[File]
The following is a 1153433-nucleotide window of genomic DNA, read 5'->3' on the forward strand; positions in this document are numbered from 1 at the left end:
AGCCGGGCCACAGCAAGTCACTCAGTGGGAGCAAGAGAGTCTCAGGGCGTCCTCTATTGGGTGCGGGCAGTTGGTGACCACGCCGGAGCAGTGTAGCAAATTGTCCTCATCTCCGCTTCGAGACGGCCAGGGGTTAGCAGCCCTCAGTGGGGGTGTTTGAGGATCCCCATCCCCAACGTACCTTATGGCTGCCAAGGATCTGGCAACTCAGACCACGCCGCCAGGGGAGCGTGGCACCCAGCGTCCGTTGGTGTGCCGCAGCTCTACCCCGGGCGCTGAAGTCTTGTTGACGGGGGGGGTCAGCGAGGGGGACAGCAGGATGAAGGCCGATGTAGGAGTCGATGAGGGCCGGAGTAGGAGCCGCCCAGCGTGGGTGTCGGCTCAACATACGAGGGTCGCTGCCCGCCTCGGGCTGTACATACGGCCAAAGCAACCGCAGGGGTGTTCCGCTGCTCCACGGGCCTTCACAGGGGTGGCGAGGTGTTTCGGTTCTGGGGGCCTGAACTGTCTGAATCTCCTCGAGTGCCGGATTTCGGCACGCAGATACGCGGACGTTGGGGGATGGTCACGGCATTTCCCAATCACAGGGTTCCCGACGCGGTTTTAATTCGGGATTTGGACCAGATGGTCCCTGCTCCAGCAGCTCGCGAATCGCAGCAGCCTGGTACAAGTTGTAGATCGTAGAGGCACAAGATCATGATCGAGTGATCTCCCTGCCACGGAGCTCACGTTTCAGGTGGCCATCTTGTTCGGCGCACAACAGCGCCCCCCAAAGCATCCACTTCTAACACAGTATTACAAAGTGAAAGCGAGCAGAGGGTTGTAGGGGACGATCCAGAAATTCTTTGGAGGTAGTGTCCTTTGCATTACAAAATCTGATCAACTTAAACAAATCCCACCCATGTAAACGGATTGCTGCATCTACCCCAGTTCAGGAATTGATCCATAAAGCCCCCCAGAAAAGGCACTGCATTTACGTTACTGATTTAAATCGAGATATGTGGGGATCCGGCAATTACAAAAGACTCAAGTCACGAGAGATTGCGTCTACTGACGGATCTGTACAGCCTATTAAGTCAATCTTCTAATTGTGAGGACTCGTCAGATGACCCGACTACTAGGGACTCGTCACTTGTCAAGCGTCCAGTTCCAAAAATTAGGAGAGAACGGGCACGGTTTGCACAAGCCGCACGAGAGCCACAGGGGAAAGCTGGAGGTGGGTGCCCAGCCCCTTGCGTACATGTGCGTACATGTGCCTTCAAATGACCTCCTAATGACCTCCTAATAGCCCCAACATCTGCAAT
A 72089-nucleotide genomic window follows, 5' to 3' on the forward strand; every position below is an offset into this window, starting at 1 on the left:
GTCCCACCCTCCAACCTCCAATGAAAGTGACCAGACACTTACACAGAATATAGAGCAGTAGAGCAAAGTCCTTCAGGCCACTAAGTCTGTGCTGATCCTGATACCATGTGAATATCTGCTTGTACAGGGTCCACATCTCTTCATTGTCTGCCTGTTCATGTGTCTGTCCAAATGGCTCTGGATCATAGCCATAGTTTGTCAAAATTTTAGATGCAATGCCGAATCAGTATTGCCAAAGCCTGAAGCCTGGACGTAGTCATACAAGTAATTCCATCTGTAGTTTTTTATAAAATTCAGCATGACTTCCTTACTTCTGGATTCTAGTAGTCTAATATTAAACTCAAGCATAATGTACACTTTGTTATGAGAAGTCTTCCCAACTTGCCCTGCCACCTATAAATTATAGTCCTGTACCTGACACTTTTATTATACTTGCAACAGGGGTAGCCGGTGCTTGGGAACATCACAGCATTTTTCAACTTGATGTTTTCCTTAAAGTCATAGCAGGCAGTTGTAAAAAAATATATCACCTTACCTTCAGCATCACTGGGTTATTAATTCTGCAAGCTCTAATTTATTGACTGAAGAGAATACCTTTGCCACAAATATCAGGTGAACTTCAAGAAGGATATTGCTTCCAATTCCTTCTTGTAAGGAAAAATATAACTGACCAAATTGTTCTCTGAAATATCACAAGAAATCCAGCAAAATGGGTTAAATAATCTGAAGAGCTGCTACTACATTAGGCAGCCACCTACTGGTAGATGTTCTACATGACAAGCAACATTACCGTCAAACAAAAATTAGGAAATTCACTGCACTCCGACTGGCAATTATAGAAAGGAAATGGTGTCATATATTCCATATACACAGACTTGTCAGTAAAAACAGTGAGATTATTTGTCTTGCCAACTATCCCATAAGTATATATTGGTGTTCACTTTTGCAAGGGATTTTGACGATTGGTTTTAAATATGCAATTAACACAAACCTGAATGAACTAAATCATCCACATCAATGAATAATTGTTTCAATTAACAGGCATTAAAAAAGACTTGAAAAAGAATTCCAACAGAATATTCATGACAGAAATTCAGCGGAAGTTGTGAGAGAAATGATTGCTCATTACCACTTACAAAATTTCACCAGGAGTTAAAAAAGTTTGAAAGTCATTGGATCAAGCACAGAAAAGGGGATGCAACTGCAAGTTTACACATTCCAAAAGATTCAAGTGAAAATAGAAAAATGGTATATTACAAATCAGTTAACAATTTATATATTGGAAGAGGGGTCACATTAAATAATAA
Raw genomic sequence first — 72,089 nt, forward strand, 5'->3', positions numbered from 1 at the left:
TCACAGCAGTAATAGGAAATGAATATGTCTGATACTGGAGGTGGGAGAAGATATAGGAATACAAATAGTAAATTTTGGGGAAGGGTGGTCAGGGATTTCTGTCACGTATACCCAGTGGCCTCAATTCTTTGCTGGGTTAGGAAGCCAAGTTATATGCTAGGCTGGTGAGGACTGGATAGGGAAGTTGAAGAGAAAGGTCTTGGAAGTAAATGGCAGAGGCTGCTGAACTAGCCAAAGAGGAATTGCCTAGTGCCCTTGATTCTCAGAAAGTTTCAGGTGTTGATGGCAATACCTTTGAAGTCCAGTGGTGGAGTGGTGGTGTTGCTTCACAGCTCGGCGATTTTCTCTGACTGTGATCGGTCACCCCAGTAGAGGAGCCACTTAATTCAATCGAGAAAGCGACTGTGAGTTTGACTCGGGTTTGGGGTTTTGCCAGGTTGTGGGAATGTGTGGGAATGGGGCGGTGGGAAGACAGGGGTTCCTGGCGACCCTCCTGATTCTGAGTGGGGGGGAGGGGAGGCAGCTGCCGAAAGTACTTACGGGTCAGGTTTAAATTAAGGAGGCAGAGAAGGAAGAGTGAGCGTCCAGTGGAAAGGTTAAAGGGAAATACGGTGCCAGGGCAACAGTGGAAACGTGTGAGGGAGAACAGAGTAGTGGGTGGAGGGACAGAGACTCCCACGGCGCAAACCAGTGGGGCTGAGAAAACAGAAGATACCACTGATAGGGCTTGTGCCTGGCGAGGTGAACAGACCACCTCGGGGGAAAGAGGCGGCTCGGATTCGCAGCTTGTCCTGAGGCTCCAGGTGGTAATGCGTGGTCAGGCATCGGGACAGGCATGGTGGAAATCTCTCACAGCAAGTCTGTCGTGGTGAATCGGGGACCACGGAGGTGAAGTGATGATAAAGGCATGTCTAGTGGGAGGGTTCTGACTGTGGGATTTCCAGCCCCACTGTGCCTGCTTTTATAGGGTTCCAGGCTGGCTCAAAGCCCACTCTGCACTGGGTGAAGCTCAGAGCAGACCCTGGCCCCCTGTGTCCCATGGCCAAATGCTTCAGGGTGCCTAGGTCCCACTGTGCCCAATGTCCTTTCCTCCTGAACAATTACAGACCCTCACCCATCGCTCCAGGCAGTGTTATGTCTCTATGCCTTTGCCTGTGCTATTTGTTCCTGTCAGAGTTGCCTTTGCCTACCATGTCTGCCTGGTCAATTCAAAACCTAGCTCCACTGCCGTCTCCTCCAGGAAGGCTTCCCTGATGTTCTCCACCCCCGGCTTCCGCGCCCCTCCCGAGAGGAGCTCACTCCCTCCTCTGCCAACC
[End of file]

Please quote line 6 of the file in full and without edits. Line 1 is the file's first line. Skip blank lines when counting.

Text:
TCACAGCAGTAATAGGAAATGAATATGTCTGATACTGGAGGTGGGAGAAGATATAGGAATACAAATAGTAAATTTTGGGGAAGGGTGGTCAGGGATTTCTGTCACGTATACCCAGTGGCCTCAATTCTTTGCTGGGTTAGGAAGCCAAGTTATATGCTAGGCTGGTGAGGACTGGATAGGGAAGTTGAAGAGAAAGGTCTTGGAAGTAAATGGCAGAGGCTGCTGAACTAGCCAAAGAGGAATTGCCTAGTGCCCTTGATTCTCAGAAAGTTTCAGGTGTTGATGGCAATACCTTTGAAGTCCAGTGGTGGAGTGGTGGTGTTGCTTCACAGCTCGGCGATTTTCTCTGACTGTGATCGGTCACCCCAGTAGAGGAGCCACTTAATTCAATCGAGAAAGCGACTGTGAGTTTGACTCGGGTTTGGGGTTTTGCCAGGTTGTGGGAATGTGTGGGAATGGGGCGGTGGGAAGACAGGGGTTCCTGGCGACCCTCCTGATTCTGAGTGGGGGGGAGGGGAGGCAGCTGCCGAAAGTACTTACGGGTCAGGTTTAAATTAAGGAGGCAGAGAAGGAAGAGTGAGCGTCCAGTGGAAAGGTTAAAGGGAAATACGGTGCCAGGGCAACAGTGGAAACGTGTGAGGGAGAACAGAGTAGTGGGTGGAGGGACAGAGACTCCCACGGCGCAAACCAGTGGGGCTGAGAAAACAGAAGATACCACTGATAGGGCTTGTGCCTGGCGAGGTGAACAGACCACCTCGGGGGAAAGAGGCGGCTCGGATTCGCAGCTTGTCCTGAGGCTCCAGGTGGTAATGCGTGGTCAGGCATCGGGACAGGCATGGTGGAAATCTCTCACAGCAAGTCTGTCGTGGTGAATCGGGGACCACGGAGGTGAAGTGATGATAAAGGCATGTCTAGTGGGAGGGTTCTGACTGTGGGATTTCCAGCCCCACTGTGCCTGCTTTTATAGGGTTCCAGGCTGGCTCAAAGCCCACTCTGCACTGGGTGAAGCTCAGAGCAGACCCTGGCCCCCTGTGTCCCATGGCCAAATGCTTCAGGGTGCCTAGGTCCCACTGTGCCCAATGTCCTTTCCTCCTGAACAATTACAGACCCTCACCCATCGCTCCAGGCAGTGTTATGTCTCTATGCCTTTGCCTGTGCTATTTGTTCCTGTCAGAGTTGCCTTTGCCTACCATGTCTGCCTGGTCAATTCAAAACCTAGCTCCACTGCCGTCTCCTCCAGGAAGGCTTCCCTGATGTTCTCCACCCCCGGCTTCCGCGCCCCTCCCGAGAGGAGCTCACTCCCTCCTCTGCCAACC